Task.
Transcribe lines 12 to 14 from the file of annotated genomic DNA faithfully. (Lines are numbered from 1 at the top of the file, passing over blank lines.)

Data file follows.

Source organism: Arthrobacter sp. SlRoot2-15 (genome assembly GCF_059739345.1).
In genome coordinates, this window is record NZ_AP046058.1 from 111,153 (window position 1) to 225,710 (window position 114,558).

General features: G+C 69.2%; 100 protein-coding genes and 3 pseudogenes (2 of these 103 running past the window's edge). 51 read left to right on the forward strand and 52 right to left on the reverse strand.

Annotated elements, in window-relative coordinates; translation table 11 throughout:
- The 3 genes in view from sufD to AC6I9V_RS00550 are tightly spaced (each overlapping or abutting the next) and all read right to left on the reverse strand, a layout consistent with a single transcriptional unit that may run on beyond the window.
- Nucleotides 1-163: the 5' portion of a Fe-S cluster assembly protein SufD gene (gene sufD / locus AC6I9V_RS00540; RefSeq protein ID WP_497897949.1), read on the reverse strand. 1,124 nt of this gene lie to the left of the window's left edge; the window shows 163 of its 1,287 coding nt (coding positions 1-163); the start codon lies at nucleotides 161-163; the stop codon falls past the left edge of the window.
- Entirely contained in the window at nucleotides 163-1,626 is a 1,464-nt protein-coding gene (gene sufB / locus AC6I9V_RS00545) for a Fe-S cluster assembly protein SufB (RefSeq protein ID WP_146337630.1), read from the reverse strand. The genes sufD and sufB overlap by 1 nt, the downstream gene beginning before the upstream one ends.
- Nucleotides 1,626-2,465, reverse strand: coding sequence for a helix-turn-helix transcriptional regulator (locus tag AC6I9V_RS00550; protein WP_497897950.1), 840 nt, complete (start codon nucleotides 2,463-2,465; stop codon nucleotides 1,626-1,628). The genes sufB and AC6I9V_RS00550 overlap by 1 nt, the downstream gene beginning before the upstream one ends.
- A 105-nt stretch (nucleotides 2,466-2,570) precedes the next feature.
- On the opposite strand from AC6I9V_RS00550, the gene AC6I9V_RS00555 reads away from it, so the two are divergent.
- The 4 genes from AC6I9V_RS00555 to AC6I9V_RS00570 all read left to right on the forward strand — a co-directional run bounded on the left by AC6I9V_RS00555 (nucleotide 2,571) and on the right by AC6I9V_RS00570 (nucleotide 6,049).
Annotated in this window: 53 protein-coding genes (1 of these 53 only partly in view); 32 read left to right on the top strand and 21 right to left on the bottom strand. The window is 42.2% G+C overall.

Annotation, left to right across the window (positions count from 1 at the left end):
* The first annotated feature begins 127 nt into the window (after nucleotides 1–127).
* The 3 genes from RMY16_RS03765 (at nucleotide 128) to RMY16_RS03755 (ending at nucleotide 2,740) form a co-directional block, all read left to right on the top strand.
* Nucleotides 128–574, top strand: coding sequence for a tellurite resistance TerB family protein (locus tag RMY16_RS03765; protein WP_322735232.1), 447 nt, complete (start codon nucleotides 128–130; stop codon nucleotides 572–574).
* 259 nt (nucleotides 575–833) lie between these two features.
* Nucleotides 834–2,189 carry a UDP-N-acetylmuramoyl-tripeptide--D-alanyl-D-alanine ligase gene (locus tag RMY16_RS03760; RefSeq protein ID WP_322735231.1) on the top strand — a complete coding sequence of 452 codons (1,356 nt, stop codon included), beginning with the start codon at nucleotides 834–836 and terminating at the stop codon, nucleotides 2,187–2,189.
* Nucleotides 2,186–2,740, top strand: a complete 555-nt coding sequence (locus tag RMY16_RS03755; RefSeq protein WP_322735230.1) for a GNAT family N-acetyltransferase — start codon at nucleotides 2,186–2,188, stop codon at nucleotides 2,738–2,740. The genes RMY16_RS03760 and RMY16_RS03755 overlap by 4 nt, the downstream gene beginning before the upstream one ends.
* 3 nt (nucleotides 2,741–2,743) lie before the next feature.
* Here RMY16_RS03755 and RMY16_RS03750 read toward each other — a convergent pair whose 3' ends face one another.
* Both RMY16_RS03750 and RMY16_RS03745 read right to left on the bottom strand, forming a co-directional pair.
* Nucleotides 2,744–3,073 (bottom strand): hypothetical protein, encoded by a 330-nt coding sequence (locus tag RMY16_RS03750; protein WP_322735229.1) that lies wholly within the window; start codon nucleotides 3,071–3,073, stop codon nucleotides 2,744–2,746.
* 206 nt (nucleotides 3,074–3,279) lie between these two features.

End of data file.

Annotated in this window: 53 protein-coding genes (1 of these 53 only partly in view); 32 read left to right on the top strand and 21 right to left on the bottom strand. The window is 42.2% G+C overall.

Annotation, left to right across the window (positions count from 1 at the left end):
* The first annotated feature begins 127 nt into the window (after nucleotides 1–127).